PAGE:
Famed as the ‘Land of Fire and Ice’, a trip to Iceland is to experience nature in its rawest, purest form. Its landscape, once – not so long ago – described as barren, desolate and uninhabitable is now revered for its beauty, diversity and unparalleled atmosphere. (No wonder it has become one of the favoured filming locations for the little-known television series Game of Thrones, which, incidentally (or not), is an adaptation of George R. R. Martin’s series A Song of Fire and Ice.) Fire and ice by definition are the opposite extremes of nature’s miraculous powers; both are intrinsic to our survival yet both have the capability of unmitigated destruction. Perhaps this is why the island is such a magnet for travellers from all degrees of the intrepid scale: beauty and danger on a knife-edge are always going to get hearts racing. But combine the country’s two intrinsic elements – the heat and power of fire with the virtues of the clear and fresh Icelandic water – and you have the recipe for the most abundant, truly organic and (in my opinion) thoroughly enjoyable aspect of all Iceland has to offer: the exquisite geothermal pools and springs.
With the grand Blue Lagoon arguably the biggest Instagram hotspot (pun intended) in the ‘Most Instagrammable Place on Earth’ (according to Cosmopolitan) (I’m not going to disagree), one would be forgiven for thinking that said lagoon was the pinnacle of all hot pools that Iceland has to offer. No doubt it is the best attended, with hordes of tourists visiting the destination whether they are exploring the island for four indulgent weeks or four hurried stopover hours. The Blue Lagoon certainly has the wow factor and facilities (and price tag) to attract attention (and a plethora of plastic-wrapped selfie sticks). But there is so much more to Iceland’s breadth of geothermal bathing than simply its flagship store. From dipping into a blissfully deserted mountain spring to delving into a blissfully decadent seawater bath (with mountain views inclusive throughout), during our two-week foray in and around the magical island we indulged in more geothermal experiences than we would care to admit, and relished each and every moment like it might be our last.
Commencing our anti-clockwise circular trip from the country’s south western capital, we – somewhat predictably – began our geothermal exploration at the aforementioned choice check-in; the turquoise hors d’oeuvre set to whet our silica-craving appetites ‘fore our multi-course extravaganza of, what felt like, all the warm waters that Iceland possibly had to offer. We also figured – somewhat ingeniously – to cross off all of the tourist-heavy spots (namely the Blue Lagoon and Golden Circle) at the start of our trip, so that by the time we were truly at one with nature (and Icelandic waterfall aficionados) we did not have to withstand the infuriating crowds of, let’s face it, infuriating (and mainly American) accents and photograph requests. I am intolerant and impatient at the best of times so this was definitely a wise tactic. As anticipated, perhaps even more so, the Blue Lagoon was seething with visitors – and selfie sticks – and miraculously the problematic lagoon-like nature of the attraction did not seem to deter many a guest from bringing their latest iPhone with them right into the water. The fact that they had to purchase a waterproof phone jacket (for, I’m sure, vast amounts of króna), and keep their right arm at a permanently acute angle so as not to let the tech slip into the pool seemingly did not put them off; if anything added to their sense of hardship as a nomadic social media influencer.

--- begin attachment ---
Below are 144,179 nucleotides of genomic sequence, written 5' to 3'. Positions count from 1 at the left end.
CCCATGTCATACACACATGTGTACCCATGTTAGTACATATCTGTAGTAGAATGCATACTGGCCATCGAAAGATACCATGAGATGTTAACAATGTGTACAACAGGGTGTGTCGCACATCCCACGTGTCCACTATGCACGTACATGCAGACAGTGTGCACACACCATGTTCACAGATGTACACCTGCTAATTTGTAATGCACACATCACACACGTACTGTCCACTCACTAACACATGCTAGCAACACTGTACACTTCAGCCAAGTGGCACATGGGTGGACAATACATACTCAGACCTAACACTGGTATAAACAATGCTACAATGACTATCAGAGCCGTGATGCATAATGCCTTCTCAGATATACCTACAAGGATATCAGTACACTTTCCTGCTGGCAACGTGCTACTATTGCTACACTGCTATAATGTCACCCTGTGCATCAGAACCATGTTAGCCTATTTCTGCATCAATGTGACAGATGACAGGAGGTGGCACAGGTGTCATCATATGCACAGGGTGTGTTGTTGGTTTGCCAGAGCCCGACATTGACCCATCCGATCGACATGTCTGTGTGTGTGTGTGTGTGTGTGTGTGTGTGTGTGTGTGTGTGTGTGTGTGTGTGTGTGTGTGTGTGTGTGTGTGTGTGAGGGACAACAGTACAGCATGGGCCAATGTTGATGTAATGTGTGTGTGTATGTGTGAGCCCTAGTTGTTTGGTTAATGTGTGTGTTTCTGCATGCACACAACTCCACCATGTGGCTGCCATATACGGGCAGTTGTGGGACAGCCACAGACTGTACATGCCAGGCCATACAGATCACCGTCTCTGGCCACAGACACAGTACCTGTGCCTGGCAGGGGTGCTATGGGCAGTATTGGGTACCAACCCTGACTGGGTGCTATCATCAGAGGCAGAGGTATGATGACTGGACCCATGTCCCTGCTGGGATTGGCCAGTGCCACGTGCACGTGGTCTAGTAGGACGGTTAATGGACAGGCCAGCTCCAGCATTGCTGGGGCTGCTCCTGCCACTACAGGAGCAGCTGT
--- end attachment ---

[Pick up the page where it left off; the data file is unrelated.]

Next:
The complimentary silica mud mask and alcoholic drink (prosecco for me, darling) were welcome additions; the near death chocking experience at the in-pool water fountain was not. (Should’ve gone for a second prosecco.) But even worse was the moment when I discovered that the shores were lined with seaweed, feeling the silky smooth, nourishing strands gracefully floating between my toes. Seaweed! How amazing! I lifted my foot above the water to closer inspect the algae, and realised that what had been caressing my toes was in fact strands of hair from all of the many guests who had frequented the lagoon up until that point. It was not green or marine-derived; it was long and black and from the heads of annoying Americans!!! My toes curled (as soon as I untangled them from the clumps of hair) and I suddenly needed to get out of the pool, like, NOW. The boyfriend was very understanding and supportive and escorted me immediately to safety, but later admitted that he had in fact predicted that the seaweed I had discovered was something more sinister, but hadn’t wanted to dampen my mood.